Jump to ContentJump to Main Navigation
The Actual and the PossibleModality and Metaphysics in Modern Philosophy$
Users without a subscription are not able to see the full content.

Mark Sinclair

Print publication date: 2017

Print ISBN-13: 9780198786436

Published to Oxford Scholarship Online: December 2017

DOI: 10.1093/oso/9780198786436.001.0001

Show Summary Details
Page of

PRINTED FROM OXFORD SCHOLARSHIP ONLINE (oxford.universitypressscholarship.com). (c) Copyright Oxford University Press, 2021. All Rights Reserved. An individual user may print out a PDF of a single chapter of a monograph in OSO for personal use. date: 05 March 2021

Modal Adventures between Leibniz and Kant

Modal Adventures between Leibniz and Kant

Existence and (Temporal, Logical, Real) Possibilities

Chapter:
(p.64) 3 Modal Adventures between Leibniz and Kant
Source:
The Actual and the Possible
Author(s):

Ohad Nachtomy

Publisher:
Oxford University Press
DOI:10.1093/oso/9780198786436.003.0004

This paper explores the philosophical transitions in the relations between existence and possibility in Leibniz and Kant. It begins with Leibniz’s formulation of a strictly logical notion of possibility; proceeds with Kant’s pre-critical statement in 1763 that existence is not a predicate; and ends with the Critique of Pure Reason in which the theory of possibility is constrained by the subjective conditions of experience (to supply the material for thinking possibilities) and is thus relativized to the human mind. I present Leibniz’s view of possibility against the traditional view of temporal modalities; and, in this light, his dual notion of existence. I then argue that, in Kant’s pre-critical essay of 1763, the view that existence is not a predicate is strongly related to the logical view of possibility advanced by Leibniz. I conclude with Kant’s transition to the critical period and its implications on the analysis of modality.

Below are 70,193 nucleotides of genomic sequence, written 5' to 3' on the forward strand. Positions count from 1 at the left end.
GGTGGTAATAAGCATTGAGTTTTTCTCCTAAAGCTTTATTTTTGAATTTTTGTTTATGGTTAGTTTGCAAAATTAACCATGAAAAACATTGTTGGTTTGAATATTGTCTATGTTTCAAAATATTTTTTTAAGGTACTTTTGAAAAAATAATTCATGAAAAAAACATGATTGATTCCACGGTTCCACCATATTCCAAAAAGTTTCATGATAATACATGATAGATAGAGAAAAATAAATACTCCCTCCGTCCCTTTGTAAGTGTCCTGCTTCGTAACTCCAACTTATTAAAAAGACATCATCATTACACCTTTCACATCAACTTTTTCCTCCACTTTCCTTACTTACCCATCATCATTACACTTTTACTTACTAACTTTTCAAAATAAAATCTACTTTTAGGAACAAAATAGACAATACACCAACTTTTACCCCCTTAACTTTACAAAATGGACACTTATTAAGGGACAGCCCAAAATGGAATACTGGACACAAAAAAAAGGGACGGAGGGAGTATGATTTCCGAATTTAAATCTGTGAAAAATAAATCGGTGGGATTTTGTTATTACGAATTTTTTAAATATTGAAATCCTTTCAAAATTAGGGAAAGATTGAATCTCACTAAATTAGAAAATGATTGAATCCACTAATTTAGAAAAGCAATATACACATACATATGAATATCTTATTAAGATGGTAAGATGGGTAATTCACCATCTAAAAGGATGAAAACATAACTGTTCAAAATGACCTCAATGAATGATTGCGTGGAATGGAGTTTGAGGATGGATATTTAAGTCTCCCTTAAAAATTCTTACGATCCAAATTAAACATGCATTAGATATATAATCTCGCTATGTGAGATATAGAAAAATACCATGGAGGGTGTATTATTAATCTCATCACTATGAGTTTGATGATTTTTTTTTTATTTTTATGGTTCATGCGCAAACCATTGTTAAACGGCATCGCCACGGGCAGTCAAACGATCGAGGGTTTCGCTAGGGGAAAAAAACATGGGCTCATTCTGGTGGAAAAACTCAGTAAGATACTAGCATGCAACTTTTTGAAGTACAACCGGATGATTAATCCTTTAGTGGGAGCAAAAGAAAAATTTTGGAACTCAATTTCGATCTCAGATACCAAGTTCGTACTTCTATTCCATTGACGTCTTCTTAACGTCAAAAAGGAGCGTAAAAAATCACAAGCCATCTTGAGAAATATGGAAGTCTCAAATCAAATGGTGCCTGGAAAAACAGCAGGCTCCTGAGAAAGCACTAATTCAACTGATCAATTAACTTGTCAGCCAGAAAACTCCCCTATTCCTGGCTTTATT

Keywords:   Leibniz, Kant, modality, existence, temporal possibilities, logical possibilities, real possibilities

Oxford Scholarship Online requires a subscription or purchase to access the full text of books within the service. Public users can however freely search the site and view the abstracts and keywords for each book and chapter.

Please, subscribe or login to access full text content.

If you think you should have access to this title, please contact your librarian.

To troubleshoot, please check our FAQs , and if you can't find the answer there, please contact us .